That a neighbour is said to have reported the abuse of the child and a school nurse/teacher also looked into the matter makes me feel,

    1/ the community had a certain amount of trust in the social services.

    2/ The social services were not entirely intimidated by the PIRA, wary maybe, but intimidated, I hope not.

    The question is when this was reported to the police what action did they take? My fear is they shuffled the file down to the Branch office and they dealt with the matter from then on in.

    It is time a powerful organisation like the BBC got off their arses and asked the Chief constable some difficult questions about these sexual abuse cases.

    Finally I would ask this, Gerry Adams has said he took advice from people who have experience of dealing with sexual abuse, etc. A perfectly reasonable thing to do, however, I feel it is now for him to tell us who he asked for advice. As it may well ‘partially’ explain his subsequent inadequate behaviour.

  • Mick Hall, it was reported elsewhere that one of the cases was passed by the police to the PPS.

  • Henry94

    TAFKABO

    That’s the point I was making. We need to get to a point where the vast majority of both communities feel the same affinity with the new justice and policing system that the unionists did with the old one.

  • Nevin

    Yes I read that about the PPS, but I wonder if that was the equivalent of kicking a ball into the long grass.

  • Danny Boy

    ‘Obligated to post under their real name’? I don’t want to derail the thread but this seems silly. I could be a peculiarly dextrous three toed sloth for all any of you know, and that’s just how the internet works. This is a political blog in Northern Ireland – sharing opinions about people ‘not doing their jobs’, ‘being unprofessional’, and sometimes killing quite a lot of people, for God’s sake, is what it’s for.

    (SWF, 27, likes long walks and Radio 4)

  • Dixie Elliott

    Thomas Elliott aka Dixie from Derry…

    Why aren’t PSF raising the PSNI’s failings in regard these cases in the Policing Boards?

  • Alias

    “But these stories take the party into new territory. It is in the nature of all soldiery that it requires a thuggish character. The problem for an army fighting a war almost entirely at ‘home’, is that that thuggishness has played itself out on those nearest and dearest them.” – Mick Fealty

    Is there any evidence at to suggest your assertion that soldiers are more likely to paedophiles and child abusers than other social groups? Omitting the sexual abuse in the relevant examples, is there any evidence to support the claim that soldiers are more likely to engage in violent crime than other social groups?

    I think you are confusing occupations comprised of law-abiding citizens with criminal organisations comprised of those who are afflicted with an anti-social personality disorder that draws them to criminal activity, and to organisations that facilitate it, such as paedophile rings, murder gangs, organised crime, etc.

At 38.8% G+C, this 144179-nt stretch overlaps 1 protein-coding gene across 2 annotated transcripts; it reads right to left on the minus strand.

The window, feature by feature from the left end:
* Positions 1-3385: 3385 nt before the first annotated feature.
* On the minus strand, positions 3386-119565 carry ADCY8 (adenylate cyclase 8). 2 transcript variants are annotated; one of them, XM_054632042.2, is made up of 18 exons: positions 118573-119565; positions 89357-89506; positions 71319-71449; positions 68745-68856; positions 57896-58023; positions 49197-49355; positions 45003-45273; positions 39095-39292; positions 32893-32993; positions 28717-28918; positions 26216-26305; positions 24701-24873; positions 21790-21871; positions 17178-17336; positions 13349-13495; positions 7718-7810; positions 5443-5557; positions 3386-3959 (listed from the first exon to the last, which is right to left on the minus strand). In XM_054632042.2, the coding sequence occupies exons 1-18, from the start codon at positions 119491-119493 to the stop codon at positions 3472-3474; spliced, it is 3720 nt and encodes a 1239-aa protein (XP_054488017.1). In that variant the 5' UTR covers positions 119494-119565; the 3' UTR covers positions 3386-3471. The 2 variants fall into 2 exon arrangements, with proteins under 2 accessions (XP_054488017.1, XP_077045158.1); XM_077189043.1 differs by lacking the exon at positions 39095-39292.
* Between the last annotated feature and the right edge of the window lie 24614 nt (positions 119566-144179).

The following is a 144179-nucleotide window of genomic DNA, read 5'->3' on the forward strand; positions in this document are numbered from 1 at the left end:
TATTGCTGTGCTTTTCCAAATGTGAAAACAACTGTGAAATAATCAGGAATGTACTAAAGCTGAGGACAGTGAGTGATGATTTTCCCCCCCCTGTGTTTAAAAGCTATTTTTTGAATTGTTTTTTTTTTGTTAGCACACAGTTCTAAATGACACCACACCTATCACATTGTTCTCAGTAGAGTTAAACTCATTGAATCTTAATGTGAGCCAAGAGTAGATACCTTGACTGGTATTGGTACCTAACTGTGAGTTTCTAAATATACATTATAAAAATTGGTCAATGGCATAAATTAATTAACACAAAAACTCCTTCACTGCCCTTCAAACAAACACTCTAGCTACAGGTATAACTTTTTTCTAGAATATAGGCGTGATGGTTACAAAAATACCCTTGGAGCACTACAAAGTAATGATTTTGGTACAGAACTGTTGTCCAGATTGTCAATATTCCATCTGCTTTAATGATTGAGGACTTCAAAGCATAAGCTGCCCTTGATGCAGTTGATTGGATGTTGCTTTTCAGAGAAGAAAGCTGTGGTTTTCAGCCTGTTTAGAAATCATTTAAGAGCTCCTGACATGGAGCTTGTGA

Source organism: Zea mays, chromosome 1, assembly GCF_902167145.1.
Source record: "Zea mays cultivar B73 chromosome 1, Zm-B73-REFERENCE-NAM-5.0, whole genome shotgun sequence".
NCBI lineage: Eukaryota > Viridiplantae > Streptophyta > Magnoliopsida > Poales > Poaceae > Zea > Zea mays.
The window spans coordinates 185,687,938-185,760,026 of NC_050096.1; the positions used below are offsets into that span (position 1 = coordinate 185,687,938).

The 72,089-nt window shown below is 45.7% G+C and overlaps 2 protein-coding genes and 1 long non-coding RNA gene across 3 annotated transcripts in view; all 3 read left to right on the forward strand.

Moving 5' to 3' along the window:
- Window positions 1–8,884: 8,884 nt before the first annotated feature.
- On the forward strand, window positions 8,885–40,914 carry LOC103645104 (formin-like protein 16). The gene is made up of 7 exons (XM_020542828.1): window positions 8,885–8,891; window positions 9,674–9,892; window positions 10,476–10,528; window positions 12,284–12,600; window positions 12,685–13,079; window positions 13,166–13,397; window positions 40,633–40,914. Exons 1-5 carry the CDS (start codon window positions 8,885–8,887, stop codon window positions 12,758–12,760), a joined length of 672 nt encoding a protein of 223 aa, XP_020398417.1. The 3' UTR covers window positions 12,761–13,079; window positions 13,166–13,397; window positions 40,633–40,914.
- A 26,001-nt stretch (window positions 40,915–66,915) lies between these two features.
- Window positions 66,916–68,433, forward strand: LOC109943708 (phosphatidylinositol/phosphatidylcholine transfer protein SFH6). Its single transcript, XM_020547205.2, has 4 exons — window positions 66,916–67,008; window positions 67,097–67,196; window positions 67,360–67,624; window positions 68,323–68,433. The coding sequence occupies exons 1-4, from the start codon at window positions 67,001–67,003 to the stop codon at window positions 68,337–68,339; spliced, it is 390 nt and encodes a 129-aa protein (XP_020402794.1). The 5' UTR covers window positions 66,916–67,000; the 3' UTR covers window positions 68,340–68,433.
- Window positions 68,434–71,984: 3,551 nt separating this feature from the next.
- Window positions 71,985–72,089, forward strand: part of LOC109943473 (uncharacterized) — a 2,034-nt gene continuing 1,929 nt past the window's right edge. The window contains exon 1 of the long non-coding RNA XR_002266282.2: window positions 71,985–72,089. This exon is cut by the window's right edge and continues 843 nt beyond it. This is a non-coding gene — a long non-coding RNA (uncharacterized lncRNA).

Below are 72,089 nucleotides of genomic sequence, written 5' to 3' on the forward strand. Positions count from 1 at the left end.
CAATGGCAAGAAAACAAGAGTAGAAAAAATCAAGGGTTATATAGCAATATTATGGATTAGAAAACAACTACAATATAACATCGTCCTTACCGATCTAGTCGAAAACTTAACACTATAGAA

Violent psychopaths would be drawn to the criminal and immoral activity that the Shinners facilitated. In effect, organised murder gangs serve the same function for such psychopaths as paedophile rings serve for child sex abusers.

    The convergence between the percentage of the population in Northern Ireland (3.6%) who are afflicted with an anti-social personality disorder APD and the percentage of the population who were involved in the organised sectarian murder campaign is unlikely to be coincidental. Indeed, it also unlikely to be coincidental that violence in other categories soared after the murder gangs were disbanded.

  • Alias

    Typo: “Is there any evidence at all to support your assertion that soldiers are more likely to paedophiles and child abusers than other social groups?”

  • granni trixie

    Mark; TUV! how come?

  • Garza

    Sinn Fein are going to die in the South now, they are finished down there.
    I suspect that many of their voters will stay home in NI come the GE this year. But they will get enough slavish drones out there to remain the biggest nationalist party.

  • tacapall

    Is there any evidence at to suggest your assertion that soldiers are more likely to paedophiles and child abusers than other social groups? Omitting the sexual abuse in the relevant examples, is there any evidence to support the claim that soldiers are more likely to engage in violent crime than other social groups?
    Posted by Alias on Jan 18, 2010 @ 06:21 PM

    Yes there is ! Almost every war that has ever been fought in this world, men, women and children have been raped and abused, usually by the invading army.

    (moderators would not let me post link)

    More than 20,000 Muslim girls and women were raped during the religiously-motivated atrocities in the former Yugoslavia in Bosnia. This was mainly during an organized Serbian program of cultural genocide. One goal was to make the women pregnant, and raising their children as Serbs. 1 Another was to terrorize women so that they would flee from their land.

  • Paddy

    Cahill (28) revealed how the IRA had brought her face-to-face in 2000 with the man who had previously raped her, saying they wanted “to read the body language” to see who was telling the truth.

    Isn’t Freddie Scapatticci lucky he never ran into those geniuses with their super body language reading powers.

    Good response. And we are supposed to give over our personal details to Fagin Adams’ latest hatchert boys. Let’s wait until the tide turns and Provo pedos end up on the wrong side of the bats. Or will their dispensation ever end?

  • tacapall

    Good response. And we are supposed to give over our personal details to Fagin Adams’ latest hatchert boys. Let’s wait until the tide turns and Provo pedos end up on the wrong side of the bats. Or will their dispensation ever end?
    Posted by Paddy on Jan 18, 2010 @ 06:40 PM